In Puerto Rico, religion plays a significant role in life and politics. A majority (56 percent) of Puerto Ricans living on the island identify as Catholic, according to a 2014 Pew Research Center survey of religion in Latin America.
At least 33 percent identified as Protestants, among whom 48 percent also identified as born-again Christians.
Evangelical and Pentecostal Christians have multiplied like locusts on the island. Many of these religious groups have political agendas tied to ultra-conservativism.
The rise of the religious right is symptomatic of the redrawing of the island’s politics, dominated until recently by a two-party system: the pro-statehood New Progressive Party (PNP) and the Popular Democratic Party (PPD).
The new politics of the island stem from what Puerto Rico has been through in the past decade. A $70 billion debt; a federally imposed fiscal control board; cuts to education, pensions, and health services; the aftermath of hurricanes Irma and María; earthquakes; government corruption; a pandemic; and rampant gentrification have changed the political architecture of the island.
Boricuas turned to new parties founded in 2019 that championed social issues, such as Movimiento Victoria Ciudadana (MVC) with its anti-colonial platform, and Proyecto Dignidad, a Christian-led party proclaiming to “respect life.”
In the 2020 elections, the PNP won by the skin of its teeth with a mere 33 percent. Afterward, however, the MVC, the Partido Independentista Puertorriqueno (PIP), and Proyecto Dignidad eroded the PNP’s and PPD’s voter bases.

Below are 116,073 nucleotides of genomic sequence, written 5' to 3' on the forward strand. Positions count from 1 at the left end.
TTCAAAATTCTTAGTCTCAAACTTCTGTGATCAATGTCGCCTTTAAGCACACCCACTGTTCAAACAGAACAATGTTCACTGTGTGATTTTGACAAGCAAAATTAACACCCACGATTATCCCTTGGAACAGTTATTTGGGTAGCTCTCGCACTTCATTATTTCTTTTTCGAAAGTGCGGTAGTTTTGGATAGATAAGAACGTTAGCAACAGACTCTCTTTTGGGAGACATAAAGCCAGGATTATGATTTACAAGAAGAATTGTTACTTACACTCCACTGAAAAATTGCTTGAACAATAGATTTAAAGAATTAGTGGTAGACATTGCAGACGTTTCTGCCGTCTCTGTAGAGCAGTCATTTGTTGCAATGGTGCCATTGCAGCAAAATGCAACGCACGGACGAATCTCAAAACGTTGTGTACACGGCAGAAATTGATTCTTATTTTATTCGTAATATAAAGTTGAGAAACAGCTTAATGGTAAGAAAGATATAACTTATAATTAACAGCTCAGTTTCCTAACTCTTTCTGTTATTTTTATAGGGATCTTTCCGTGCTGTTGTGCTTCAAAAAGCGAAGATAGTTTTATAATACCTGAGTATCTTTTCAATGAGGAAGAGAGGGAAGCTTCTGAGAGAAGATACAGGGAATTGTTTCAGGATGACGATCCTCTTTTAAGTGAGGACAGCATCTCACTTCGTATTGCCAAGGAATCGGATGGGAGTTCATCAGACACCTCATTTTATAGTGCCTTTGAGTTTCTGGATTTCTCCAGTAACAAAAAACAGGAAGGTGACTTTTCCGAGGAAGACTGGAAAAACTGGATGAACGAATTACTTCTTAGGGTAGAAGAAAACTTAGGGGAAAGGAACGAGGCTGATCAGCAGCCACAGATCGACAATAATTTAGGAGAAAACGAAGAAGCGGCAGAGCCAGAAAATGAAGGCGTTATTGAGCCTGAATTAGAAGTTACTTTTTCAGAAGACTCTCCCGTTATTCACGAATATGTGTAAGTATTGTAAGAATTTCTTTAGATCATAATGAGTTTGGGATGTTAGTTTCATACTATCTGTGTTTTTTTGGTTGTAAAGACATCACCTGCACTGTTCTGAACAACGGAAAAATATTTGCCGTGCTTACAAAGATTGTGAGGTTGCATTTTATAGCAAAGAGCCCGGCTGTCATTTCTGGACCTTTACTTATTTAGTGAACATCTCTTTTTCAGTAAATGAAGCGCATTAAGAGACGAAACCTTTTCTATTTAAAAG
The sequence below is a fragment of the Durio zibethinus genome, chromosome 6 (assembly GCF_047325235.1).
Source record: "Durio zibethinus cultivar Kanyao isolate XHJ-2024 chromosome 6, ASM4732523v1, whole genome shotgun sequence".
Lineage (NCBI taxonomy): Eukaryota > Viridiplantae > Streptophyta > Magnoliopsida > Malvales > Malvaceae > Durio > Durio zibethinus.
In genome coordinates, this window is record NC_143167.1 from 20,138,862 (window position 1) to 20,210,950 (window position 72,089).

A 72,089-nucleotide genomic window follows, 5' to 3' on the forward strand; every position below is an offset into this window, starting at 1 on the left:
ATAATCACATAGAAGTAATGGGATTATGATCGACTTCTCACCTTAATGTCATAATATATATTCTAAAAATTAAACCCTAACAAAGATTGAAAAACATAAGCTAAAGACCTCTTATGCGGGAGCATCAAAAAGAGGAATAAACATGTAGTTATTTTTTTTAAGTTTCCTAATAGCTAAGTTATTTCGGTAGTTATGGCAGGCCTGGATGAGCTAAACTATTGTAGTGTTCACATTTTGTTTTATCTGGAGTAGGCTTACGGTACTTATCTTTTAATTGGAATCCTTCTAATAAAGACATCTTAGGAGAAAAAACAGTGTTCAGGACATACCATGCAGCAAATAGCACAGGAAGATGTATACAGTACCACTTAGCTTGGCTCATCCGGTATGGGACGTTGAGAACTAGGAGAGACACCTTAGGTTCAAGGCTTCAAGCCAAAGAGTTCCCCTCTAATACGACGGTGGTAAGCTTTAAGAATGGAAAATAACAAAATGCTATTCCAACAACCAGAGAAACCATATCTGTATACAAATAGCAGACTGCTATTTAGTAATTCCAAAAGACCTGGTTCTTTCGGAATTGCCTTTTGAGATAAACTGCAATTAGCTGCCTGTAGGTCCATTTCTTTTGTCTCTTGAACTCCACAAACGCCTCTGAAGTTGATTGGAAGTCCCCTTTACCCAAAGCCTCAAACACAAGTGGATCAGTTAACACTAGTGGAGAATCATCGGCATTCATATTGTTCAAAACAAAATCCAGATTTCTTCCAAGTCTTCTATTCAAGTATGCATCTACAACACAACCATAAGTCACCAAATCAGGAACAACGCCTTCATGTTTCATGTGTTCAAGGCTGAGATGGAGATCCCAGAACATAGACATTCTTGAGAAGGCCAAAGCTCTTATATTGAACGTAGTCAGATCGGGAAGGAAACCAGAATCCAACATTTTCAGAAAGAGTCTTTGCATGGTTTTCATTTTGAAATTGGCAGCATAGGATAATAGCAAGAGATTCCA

Now the fight for political power has moved to the pulpit, and Torres Padilla is taking full advantage of her platform.
She concluded her sermon by listing bills before the legislature she disagreed with and attacked prominent left-wing Puerto Rican politicians, calling them Black, unkempt, and ugly. She even went after PNP Gov. Pedro Pierluisi.
“Maria de Lourdes Santiago (PIP) and Ana Irma Rivera Lassen (MVC), she’s black, and there is no problem that she is black, but she’s evil,” Torres Padilla said.
She had choice words for Pierluisi too, who she says is not her governor because she didn’t vote for him.
“Look, sir, you would do this country a favor if you resigned from the governorship,” she said. “And you go to live on an island in Spain. There are some beautiful islands in Spain whose name begins with a C… and stay there to live until the Devil comes and gets you.”
She is sending him to a place called “El Carajo.” But the icing on the cake was this: “There has never been a worse governor on this island than you because you are a communist.”
If Pierluisi is a communist, then I’m Greta Garbo.
It would be easy to dismiss Torres Padilla as just another ridiculous figure. The problem is that people like her, with access to a pulpit, can do untold damage.
She uses racism, sexism, religious dogma, and homophobia to further a political and social agenda and drive her flock to vote for the party of her choice.
As the late British author and journalist Christopher Hitchens wrote: “We keep being told that religion, whatever its imperfections, at least instills morality. On every side, there is conclusive evidence that the contrary is the case and that faith causes people to be more mean, more selfish, and perhaps above all, more stupid.”
I think Torres Padilla makes Hitchens’ case brilliantly, don’t you?
Susanne Ramirez de Arellano is the former News Director for Univision Puerto Rico and a writer and journalist living between San Juan and New York City. Comments can be sent to her email. Twitter: @DurgaOne